Female footballers from Afghanistan and family members arrive at the Pakistan football federation’s headquarters in Lahore on Wednesday.
More than 96 female footballers and their family members have fled across the border of Afghanistan to Pakistan with the help of the Pakistan football federation. The evacuation comes just over two weeks after the final US flights left Kabul airport, ending 20 years of military involvement in the country.
The group includes a number of national team players unable to escape in the first round of evacuations, members of the youth team and members of the Herat team that won the Afghan Women’s Premier League in October 2020.
The team from the Herat province in north-west Afghanistan had been displaced after some had houses burned down and family members were caught by the Taliban. They hid in Kabul while awaiting help in getting out.
According to the former national team captain Khalida Popal, part of the team that helped get between 100 and 200 athletes out of the country on planes last month, three days ago a small group of the players’ fathers and brothers in hiding were caught by the Taliban as they waited to escape.
“It was the toughest thing to tell the players to not look back,” she said. “They were crying, they are still crying. It was very difficult to get them to the border.”
The CEO of the RokiT Foundation, Siu-Anne Marie Gill, who helped the efforts, said: “Waiting for the news that they had crossed the border after getting stuck in no man’s land was one of the hardest emotional hours of my life.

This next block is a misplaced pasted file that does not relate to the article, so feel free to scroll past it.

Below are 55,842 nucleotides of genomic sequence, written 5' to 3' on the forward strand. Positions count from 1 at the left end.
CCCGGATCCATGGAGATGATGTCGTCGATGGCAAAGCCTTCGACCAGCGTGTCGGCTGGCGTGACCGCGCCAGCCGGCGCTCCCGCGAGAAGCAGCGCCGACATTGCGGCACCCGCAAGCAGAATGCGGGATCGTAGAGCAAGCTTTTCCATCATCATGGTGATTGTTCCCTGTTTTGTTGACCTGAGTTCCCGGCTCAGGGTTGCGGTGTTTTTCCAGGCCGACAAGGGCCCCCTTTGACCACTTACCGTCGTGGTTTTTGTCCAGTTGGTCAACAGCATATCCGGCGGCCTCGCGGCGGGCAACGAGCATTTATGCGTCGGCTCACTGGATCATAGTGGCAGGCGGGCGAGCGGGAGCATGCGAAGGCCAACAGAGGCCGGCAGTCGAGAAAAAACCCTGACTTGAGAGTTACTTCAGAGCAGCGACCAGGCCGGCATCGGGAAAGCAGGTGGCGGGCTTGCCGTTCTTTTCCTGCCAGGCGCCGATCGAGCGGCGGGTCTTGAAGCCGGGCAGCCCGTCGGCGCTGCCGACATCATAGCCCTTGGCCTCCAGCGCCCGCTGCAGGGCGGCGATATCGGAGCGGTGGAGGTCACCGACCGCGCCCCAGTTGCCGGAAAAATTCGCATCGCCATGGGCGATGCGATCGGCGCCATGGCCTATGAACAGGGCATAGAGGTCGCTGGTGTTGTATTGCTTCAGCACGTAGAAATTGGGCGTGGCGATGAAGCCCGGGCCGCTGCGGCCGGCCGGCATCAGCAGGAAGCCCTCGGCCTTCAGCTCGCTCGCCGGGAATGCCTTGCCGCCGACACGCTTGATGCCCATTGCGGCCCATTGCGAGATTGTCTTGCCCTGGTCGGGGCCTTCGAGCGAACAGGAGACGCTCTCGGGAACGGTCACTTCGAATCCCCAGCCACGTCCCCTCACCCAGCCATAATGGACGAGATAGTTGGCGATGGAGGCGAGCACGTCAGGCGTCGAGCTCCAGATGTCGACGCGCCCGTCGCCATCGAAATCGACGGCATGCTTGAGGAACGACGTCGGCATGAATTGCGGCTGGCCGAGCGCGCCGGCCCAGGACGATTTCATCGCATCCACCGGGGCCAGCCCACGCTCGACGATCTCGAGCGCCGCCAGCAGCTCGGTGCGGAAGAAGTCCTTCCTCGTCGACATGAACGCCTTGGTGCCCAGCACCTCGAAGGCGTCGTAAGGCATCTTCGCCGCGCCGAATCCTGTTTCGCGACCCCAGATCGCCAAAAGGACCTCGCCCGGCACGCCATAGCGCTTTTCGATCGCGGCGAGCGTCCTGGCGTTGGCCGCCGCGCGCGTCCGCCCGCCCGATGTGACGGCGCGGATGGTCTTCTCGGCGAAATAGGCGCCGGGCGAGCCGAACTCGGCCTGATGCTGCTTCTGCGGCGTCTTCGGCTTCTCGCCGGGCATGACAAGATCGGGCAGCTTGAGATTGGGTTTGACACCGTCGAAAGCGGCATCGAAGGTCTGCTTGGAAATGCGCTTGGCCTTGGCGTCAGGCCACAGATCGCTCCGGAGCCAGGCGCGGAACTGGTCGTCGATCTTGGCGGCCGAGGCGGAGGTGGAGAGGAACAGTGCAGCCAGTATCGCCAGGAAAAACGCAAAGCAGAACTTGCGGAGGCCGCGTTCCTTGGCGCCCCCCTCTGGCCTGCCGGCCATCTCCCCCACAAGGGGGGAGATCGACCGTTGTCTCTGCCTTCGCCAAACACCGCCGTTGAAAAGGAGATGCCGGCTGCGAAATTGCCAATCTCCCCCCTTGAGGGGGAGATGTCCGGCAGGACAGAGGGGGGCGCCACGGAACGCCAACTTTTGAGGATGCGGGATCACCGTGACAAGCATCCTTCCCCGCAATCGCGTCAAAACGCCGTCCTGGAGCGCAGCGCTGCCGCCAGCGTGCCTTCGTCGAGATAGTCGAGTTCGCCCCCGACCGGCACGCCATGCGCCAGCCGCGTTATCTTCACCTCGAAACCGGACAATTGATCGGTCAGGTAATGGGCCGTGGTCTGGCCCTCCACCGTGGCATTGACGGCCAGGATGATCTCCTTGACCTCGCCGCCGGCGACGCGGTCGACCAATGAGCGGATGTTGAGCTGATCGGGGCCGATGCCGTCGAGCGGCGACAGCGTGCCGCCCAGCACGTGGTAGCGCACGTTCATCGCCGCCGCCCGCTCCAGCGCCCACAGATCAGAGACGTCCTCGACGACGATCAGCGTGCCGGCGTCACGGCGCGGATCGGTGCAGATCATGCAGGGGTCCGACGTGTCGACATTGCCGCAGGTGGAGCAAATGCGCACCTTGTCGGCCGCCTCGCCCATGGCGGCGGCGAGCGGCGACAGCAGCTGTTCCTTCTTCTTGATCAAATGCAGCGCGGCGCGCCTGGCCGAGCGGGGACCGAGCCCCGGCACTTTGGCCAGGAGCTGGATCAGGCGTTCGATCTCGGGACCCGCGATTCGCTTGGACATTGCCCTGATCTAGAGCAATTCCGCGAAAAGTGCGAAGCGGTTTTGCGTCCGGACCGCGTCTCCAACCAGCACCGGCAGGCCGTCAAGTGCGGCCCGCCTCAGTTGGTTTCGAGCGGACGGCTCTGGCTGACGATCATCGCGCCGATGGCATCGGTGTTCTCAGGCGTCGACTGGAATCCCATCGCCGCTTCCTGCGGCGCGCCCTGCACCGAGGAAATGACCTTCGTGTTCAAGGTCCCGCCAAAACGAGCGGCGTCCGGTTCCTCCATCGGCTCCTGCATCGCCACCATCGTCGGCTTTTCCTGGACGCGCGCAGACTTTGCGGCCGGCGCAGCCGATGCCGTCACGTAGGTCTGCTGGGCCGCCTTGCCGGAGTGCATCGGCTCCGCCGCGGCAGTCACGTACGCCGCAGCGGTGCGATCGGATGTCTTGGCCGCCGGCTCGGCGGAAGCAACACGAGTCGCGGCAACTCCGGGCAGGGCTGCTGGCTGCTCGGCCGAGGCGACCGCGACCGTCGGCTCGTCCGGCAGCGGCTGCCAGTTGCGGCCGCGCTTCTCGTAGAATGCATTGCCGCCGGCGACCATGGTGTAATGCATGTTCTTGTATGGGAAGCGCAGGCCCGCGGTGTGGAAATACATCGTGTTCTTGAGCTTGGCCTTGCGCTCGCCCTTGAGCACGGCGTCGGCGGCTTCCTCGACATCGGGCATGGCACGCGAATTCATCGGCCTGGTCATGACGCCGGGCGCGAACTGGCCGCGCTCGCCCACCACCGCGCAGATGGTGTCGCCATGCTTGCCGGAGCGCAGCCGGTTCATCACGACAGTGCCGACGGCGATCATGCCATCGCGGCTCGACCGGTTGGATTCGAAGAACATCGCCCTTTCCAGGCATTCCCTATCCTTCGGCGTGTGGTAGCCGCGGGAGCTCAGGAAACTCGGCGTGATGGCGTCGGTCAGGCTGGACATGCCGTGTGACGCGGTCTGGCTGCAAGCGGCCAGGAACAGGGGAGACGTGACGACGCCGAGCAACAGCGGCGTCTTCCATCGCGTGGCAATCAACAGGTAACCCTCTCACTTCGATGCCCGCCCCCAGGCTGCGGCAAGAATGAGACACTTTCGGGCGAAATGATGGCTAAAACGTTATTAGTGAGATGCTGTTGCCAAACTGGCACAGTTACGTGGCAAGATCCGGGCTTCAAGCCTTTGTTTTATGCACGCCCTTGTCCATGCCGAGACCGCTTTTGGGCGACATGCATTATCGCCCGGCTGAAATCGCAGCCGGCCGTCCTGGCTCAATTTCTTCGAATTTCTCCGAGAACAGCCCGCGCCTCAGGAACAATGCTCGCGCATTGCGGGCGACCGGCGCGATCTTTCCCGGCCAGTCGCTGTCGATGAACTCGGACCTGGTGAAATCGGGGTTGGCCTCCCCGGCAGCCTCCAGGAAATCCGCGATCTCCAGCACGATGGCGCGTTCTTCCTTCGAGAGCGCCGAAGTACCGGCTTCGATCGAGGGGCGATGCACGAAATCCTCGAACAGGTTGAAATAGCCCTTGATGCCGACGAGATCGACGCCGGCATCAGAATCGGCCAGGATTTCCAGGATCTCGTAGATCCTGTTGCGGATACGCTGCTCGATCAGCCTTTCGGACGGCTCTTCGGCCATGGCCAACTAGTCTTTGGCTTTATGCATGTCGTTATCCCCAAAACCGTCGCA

“The entire team went silent while we waited to see any calls coming in to say they were safe. I’m truly humbled by these young girls’ and their families’ show of strength and courage to fight for life. It gave us all strength.”
The group was able to get out with the support of the former Pakistan football federation vice-president Sardar Naveed and the Pakistan embassy, which granted temporary visas. Last week, the Taliban announced that women would be banned from participating in all sports. In an interview with the Australian broadcaster SBS the deputy head of the Taliban’s cultural commission, Ahmadullah Wasiq, said it was “not necessary” for women to be involved in sport and that “Islam and the Islamic Emirate [Afghanistan] do not allow women to play cricket or play the kind of sports where they get exposed”. — guardian.